3. Fox: In that alcove are also other memorable moments from the Clinton era, including the Republican-led legislation called the "Contract With America" and the Whitewater investigation, which includes Whitewater figure Susan McDougal in her U.S. Marshals-provided orange jumpsuit. "We had to show this was a systematic attempt by Republican leaders to delegitimize Bill Clinton and the administration," said former Clinton adviser Bruce Lindsey, who worked with the ex-president through much of the exhibit-design process. [Fox is focussing a little more on the controversies of Clinton's administration and how those are depicted in the library.]

4. Fox:
"A lot of memories, but unfortunately for Democrats, it's all we have right now," said Democratic strategist James Carville. Big-name Democrats are in Little Rock for the occasion, talking about the future of the party. Democrats have lost two consecutive presidential elections since Clinton held office. [Fox chooses to add some connections to the recent elections.]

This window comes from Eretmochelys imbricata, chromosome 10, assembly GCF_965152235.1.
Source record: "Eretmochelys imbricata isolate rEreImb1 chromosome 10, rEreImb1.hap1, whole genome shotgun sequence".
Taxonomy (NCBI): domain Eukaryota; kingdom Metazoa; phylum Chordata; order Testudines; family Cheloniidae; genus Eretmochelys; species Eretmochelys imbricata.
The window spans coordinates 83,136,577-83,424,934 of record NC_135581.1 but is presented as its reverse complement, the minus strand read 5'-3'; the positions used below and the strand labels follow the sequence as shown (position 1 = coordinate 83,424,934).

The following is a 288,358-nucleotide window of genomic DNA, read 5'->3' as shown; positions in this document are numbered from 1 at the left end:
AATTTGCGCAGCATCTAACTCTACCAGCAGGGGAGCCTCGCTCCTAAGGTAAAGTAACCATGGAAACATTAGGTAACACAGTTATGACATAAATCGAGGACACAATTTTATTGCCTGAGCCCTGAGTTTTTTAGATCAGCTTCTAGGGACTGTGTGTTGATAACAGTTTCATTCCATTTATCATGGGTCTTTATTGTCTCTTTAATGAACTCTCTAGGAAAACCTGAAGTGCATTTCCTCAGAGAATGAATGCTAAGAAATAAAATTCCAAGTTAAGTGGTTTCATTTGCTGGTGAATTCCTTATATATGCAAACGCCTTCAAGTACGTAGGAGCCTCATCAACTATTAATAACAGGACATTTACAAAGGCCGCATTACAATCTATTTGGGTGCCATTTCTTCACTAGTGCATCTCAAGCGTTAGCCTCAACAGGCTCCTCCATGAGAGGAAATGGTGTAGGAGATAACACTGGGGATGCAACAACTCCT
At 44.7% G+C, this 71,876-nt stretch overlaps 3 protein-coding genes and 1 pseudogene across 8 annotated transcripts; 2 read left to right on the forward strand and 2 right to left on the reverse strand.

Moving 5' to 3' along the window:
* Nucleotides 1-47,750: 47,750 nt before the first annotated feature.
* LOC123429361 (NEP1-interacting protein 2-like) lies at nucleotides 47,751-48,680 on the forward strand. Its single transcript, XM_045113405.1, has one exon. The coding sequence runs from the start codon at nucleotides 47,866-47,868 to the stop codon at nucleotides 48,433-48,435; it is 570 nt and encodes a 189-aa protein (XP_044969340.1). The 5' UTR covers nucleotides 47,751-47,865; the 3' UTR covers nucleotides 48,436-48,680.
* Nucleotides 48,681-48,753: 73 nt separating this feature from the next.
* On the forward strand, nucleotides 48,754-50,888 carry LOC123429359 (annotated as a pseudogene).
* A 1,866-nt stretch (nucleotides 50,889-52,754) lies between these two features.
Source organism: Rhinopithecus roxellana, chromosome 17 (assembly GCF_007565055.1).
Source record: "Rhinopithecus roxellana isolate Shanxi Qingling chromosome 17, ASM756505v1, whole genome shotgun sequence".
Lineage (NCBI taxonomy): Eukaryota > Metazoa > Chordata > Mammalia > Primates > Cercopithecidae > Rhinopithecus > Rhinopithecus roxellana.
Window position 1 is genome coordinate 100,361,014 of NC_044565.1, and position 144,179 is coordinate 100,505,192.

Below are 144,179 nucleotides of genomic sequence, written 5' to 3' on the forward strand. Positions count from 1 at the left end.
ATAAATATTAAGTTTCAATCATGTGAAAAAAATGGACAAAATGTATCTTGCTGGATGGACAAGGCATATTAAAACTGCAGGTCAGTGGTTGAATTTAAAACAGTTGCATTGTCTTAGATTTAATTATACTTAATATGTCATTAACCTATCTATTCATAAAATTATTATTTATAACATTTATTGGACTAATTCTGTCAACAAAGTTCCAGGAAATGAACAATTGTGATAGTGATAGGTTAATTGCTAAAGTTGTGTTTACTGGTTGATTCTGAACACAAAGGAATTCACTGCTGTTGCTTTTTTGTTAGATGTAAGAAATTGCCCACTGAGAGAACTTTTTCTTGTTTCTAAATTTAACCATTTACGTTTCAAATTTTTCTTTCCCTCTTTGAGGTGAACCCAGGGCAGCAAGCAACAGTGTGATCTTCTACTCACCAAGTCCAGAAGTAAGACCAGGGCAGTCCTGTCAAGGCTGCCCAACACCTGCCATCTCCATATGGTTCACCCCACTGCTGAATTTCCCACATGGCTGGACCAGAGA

5. Fox (last paragraph): When the building opens to the public Friday, visitors paying $7 can peruse the library's 14 alcoves detailing different aspects of Clinton's Oval Office years — one of which is dedicated to scandal. [Fox adds a parting shot for the last comment.]

6. Both gave descriptions of the celebreties present and facts and figures about the new facility. Quotes of speaches by various speakers were given although both use different quotes.